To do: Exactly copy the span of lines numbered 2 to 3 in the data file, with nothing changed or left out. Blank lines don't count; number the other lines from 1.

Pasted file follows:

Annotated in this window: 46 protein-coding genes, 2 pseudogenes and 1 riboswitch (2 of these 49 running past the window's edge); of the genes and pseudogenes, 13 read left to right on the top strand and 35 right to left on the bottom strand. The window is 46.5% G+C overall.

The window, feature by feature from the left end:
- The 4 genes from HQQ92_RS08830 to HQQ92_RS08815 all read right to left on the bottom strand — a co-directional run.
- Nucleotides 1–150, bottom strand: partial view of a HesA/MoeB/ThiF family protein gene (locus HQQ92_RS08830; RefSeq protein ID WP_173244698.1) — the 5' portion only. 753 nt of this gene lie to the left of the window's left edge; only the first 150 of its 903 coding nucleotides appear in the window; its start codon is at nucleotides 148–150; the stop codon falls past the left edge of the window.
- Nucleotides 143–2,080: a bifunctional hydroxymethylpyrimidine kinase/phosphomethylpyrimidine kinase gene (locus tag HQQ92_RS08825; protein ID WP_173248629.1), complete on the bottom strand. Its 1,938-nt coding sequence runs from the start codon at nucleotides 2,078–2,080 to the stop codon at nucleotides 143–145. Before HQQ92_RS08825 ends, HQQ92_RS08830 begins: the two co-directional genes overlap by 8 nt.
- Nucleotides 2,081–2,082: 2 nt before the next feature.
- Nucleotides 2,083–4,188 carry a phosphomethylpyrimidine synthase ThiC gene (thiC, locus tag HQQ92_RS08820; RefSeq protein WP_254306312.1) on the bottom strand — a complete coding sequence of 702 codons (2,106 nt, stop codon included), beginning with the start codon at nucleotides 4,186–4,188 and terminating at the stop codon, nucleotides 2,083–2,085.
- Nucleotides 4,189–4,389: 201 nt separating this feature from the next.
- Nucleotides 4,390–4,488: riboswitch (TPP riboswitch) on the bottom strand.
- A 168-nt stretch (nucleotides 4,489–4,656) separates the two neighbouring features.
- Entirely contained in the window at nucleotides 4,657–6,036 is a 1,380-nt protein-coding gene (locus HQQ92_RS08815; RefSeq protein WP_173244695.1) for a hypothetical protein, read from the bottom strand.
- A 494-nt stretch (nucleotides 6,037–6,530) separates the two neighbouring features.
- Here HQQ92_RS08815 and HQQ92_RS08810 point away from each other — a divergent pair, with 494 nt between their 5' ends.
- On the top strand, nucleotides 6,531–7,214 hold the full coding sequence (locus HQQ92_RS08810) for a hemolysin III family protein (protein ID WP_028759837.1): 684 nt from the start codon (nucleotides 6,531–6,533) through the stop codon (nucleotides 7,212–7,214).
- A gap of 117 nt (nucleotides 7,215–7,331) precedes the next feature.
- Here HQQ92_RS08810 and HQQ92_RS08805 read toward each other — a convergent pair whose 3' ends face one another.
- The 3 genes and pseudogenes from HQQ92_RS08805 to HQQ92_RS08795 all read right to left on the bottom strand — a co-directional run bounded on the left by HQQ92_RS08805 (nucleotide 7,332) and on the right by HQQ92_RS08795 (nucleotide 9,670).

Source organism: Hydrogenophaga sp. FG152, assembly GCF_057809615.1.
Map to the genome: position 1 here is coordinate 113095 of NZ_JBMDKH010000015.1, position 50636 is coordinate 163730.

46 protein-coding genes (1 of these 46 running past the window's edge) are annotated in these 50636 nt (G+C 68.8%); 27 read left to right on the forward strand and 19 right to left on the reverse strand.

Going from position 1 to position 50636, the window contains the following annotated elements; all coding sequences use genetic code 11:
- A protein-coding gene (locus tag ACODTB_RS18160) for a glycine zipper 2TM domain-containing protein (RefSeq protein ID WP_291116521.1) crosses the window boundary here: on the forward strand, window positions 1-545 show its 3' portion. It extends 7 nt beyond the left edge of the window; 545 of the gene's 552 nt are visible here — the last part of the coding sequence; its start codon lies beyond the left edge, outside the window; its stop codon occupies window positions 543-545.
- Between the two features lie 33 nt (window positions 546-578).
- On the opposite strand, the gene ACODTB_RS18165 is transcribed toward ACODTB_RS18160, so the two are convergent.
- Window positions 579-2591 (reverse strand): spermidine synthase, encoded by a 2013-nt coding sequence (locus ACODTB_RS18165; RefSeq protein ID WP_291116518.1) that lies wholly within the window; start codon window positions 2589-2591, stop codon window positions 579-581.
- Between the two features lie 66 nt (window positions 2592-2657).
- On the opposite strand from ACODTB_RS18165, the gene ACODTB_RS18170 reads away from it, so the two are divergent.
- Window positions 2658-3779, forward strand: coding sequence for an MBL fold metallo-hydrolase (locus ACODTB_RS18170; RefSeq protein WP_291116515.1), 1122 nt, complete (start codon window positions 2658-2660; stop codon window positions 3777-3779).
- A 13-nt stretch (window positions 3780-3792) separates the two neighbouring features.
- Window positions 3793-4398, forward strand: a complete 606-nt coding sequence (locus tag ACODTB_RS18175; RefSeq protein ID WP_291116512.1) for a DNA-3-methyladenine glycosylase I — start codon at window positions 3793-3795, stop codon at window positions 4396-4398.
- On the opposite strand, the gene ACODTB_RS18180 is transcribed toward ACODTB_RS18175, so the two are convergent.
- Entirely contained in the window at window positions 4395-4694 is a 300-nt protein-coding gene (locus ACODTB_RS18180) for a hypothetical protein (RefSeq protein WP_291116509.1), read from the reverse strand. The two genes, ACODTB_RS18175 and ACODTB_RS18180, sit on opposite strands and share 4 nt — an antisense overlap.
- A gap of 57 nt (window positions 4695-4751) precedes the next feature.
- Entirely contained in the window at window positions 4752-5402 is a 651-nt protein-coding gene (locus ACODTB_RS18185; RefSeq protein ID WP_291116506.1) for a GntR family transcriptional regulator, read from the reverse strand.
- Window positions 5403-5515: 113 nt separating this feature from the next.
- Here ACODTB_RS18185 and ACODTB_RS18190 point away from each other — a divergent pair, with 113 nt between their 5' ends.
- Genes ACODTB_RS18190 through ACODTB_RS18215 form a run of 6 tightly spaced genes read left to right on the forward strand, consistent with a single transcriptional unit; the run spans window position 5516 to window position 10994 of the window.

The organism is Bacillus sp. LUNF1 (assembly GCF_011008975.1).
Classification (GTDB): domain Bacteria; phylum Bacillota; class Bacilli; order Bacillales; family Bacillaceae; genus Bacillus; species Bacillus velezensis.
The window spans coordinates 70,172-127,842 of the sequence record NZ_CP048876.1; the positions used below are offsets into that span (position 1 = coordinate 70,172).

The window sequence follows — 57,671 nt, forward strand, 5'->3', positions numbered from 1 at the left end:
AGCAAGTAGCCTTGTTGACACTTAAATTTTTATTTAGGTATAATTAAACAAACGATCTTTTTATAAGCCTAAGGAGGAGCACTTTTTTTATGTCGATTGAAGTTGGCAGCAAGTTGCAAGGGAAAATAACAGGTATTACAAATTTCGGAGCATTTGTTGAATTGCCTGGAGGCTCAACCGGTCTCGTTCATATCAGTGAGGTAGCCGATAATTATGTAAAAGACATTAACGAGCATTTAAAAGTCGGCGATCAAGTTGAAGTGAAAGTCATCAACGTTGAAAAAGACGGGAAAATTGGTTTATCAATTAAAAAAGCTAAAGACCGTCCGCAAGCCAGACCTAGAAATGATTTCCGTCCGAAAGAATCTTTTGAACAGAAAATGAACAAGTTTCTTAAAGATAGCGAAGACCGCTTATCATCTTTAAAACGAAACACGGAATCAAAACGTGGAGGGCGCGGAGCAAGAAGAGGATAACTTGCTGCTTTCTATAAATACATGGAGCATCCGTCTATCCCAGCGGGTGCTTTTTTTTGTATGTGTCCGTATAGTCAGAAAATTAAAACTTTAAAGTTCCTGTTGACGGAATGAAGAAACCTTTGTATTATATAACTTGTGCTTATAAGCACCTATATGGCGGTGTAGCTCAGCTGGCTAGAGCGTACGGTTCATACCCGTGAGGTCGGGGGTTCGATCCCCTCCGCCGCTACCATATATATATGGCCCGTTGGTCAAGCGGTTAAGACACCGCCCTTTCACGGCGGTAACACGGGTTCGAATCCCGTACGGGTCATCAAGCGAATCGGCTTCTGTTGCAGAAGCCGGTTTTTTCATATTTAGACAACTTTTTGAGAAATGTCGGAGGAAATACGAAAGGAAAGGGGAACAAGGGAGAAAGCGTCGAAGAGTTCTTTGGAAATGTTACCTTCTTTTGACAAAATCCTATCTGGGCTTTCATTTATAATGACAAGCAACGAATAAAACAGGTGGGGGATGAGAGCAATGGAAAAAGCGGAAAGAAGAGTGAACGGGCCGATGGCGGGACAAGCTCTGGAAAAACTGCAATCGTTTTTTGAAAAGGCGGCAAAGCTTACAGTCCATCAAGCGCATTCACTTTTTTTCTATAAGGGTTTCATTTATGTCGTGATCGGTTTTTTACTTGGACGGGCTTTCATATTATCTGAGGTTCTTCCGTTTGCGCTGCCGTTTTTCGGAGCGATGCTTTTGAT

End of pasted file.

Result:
The window, feature by feature from the left end:
- The 4 genes from HQQ92_RS08830 to HQQ92_RS08815 all read right to left on the bottom strand — a co-directional run.